This week’s pair of FWA reviews cover the aftermath from the mass-turns on Alex Shane – who came within seconds of being set on fire.
Episode 25 opens with Alex Shane’s security guards, then Justin Richards turning on him from last week’s show, before the teased fire incident led to the New School making the save. We’re then taken to a backstage spot with Mr Blonde/Flash Barker celebrating with Dino Scarlo, and now we’re told Mr Blonde’s real name – Phil Barker!
A new set of opening titles follow, and it’s straight into action… with a hard camera revealing a sparsely populated upper deck in Acton for “Lights, Camera, Acton”.
Kruiz vs. Hade Vansen
Life after the New Breed starts here for Kruiz against a debuting Hade Vansen – the answer to a spot of WWE trivia, as he’d go from having a solitary vignette teasing his debut to being released within five weeks.
According to Cagematch, this was only Vansen’s second match, having beaten Ross Jordan (the future RJ Singh) in the only match from the High School Hell event that didn’t air on TV.
Kruiz starts by taking Vansen to the corner for some chops, before Vansen switches places and issues some receipts. Vansen misses a legdrop, but was able to recover and hold off Kruiz for a little while until a missed axe kick left him open for the Kruiz Control (swinging side slam) as the former New Breeder took the win. Way too short to be anything, but decent for what it was. *½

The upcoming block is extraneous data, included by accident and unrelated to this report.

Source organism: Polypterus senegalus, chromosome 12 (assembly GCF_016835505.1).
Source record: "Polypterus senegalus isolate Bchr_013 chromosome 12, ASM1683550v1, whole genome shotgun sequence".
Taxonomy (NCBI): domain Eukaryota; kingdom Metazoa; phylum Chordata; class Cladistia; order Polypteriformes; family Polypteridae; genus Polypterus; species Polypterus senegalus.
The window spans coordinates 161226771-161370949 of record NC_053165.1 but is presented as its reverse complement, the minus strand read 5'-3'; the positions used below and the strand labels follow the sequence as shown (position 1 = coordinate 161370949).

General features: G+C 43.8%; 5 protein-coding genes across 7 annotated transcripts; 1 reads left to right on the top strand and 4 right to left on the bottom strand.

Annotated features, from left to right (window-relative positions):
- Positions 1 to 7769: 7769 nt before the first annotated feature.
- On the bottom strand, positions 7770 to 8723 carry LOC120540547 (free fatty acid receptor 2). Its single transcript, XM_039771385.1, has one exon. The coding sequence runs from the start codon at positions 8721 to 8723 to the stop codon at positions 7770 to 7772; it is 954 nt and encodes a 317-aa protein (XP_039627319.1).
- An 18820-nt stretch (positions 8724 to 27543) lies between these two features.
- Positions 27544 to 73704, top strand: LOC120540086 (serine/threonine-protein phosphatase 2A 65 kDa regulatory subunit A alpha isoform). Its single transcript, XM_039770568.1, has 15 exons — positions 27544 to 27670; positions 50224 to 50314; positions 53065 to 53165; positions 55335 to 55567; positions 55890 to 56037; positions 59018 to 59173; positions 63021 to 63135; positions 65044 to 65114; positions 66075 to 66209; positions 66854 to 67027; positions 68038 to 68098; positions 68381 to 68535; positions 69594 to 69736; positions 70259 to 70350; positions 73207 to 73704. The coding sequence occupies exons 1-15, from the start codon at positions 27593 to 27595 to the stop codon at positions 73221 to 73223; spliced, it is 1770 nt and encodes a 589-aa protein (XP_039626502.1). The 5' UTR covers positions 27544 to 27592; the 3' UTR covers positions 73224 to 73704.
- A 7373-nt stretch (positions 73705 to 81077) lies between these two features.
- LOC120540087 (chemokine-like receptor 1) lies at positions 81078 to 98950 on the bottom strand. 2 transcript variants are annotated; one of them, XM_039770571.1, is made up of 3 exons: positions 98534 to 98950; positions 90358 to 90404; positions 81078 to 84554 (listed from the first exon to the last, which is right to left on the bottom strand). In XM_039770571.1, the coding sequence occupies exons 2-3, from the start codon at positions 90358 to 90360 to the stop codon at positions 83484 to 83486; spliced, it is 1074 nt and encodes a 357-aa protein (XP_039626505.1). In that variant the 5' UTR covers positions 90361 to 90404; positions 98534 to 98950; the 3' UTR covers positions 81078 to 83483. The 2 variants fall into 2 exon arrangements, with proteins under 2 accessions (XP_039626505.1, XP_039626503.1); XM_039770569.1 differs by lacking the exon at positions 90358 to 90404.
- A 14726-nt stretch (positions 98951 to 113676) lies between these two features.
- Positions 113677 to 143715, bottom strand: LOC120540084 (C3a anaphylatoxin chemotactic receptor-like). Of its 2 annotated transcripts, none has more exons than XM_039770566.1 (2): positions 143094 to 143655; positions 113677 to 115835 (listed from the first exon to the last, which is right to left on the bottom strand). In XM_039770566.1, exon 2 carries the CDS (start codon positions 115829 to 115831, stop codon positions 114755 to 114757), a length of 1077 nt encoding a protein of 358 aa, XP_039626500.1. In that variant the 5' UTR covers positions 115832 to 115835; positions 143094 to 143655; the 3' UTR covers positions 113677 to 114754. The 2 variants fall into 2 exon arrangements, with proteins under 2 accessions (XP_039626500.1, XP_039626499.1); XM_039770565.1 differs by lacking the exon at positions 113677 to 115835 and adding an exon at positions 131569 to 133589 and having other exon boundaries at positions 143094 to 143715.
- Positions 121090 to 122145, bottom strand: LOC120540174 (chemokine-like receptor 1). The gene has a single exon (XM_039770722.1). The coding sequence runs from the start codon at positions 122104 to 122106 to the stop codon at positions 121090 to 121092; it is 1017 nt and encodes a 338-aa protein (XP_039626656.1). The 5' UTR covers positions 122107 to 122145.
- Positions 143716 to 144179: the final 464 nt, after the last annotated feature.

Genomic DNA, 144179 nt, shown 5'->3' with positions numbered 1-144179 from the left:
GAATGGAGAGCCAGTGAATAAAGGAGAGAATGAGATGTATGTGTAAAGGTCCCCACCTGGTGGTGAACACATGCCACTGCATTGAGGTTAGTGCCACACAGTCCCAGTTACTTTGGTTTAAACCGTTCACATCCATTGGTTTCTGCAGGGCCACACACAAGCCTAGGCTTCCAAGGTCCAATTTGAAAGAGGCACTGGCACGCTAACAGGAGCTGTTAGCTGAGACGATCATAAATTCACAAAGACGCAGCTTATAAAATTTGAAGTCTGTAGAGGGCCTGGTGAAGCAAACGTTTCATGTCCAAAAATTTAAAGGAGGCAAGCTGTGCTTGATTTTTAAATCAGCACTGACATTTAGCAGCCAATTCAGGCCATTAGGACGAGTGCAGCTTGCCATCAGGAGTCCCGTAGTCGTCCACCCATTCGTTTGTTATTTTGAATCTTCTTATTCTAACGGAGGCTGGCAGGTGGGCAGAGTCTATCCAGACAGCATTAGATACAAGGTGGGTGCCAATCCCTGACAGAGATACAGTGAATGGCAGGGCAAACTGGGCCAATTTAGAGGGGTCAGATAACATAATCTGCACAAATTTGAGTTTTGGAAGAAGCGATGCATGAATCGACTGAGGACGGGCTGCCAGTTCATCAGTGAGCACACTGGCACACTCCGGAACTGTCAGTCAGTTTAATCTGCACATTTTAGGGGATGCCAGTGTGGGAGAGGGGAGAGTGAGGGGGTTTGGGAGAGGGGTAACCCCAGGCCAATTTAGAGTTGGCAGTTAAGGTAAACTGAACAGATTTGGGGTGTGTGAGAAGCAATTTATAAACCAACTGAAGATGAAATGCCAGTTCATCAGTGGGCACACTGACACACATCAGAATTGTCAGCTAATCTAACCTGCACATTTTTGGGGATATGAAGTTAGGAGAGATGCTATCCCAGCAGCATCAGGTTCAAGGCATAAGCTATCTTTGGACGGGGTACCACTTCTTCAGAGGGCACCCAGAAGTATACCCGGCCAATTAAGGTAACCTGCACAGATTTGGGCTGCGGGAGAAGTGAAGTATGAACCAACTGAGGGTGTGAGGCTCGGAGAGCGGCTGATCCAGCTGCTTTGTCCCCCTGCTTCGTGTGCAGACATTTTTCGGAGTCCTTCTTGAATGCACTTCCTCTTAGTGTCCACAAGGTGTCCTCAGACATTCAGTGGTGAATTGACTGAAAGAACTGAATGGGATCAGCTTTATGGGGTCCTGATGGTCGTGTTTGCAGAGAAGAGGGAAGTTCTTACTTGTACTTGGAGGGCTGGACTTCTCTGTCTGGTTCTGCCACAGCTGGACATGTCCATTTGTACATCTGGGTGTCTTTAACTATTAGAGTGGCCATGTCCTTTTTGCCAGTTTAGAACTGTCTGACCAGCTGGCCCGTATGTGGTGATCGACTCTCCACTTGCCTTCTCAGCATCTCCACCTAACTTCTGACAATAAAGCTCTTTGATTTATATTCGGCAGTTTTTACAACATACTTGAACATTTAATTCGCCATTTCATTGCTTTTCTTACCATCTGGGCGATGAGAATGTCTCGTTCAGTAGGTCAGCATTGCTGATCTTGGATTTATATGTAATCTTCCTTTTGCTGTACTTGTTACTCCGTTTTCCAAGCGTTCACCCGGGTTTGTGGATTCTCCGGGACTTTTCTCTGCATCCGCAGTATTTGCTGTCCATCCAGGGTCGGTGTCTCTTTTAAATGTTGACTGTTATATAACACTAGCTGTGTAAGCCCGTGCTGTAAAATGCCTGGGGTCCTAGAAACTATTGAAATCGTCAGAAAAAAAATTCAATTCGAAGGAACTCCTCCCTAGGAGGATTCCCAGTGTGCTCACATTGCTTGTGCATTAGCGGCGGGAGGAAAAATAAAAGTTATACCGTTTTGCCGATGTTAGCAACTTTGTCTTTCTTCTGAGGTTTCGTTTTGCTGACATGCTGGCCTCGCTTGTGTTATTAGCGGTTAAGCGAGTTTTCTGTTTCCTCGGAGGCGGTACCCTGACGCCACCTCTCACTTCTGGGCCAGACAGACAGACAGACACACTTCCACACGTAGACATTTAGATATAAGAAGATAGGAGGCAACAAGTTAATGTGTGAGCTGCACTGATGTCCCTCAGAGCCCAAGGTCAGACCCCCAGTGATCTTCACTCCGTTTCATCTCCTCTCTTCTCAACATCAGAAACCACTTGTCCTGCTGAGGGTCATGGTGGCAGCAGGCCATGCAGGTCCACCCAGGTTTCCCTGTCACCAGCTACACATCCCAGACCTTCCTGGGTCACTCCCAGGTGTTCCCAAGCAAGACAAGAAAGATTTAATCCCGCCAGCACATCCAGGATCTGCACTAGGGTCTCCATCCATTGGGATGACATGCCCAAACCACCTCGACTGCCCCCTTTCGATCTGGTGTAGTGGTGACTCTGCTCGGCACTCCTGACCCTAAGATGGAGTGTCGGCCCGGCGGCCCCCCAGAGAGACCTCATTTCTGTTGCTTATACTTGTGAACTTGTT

The New Breed come out next for a promo – and after some clipping, they issue a challenge to “The Boyz” – two of Alex Shane’s former security guards. Apparently that was a reiterated challenge from “after we went off air last week”… and sure enough, the Boyz come out, identified as Creed and Slash. Two more of the security guys, Stixx and Pliers come out to attack the distracted New Breed – and if you’re wondering, yes, it is the same Stixx who retired at the end of 2016.
Stixx and Pliers dump Ashe with a double-team facebuster, before Curve takes a double-team elevated DDT as the Boyz stand tall with the FWA tag titles in their hand.
Next up is a backstage promo from Scott Parker, but Ulf Herman interrupts him immediately and tells “Solid Gold” that he’ll kick his arse next week. Short and sweet, eh?
We’ve got another FWA title card as we go into the break, and we retrun for our second match.
FWA All England Championship: Mark Sloan vs. Paul Travell (c)
No James Tighe with the challenger this time – instead he’s got a trainee in Chris Justice by his side, whilst Travell’s brought out Gary Hayward with him… Hayward’s not been on this show before, so Mark Priest has to fill in the blanks.
Travell brings out a bunch of bananas to play up to Mark Sloan’s “monkey” taunt from the crowd, and Sloan starts with a double-leg takedown on the champion. For a technical specialist, Sloan really started by brawling!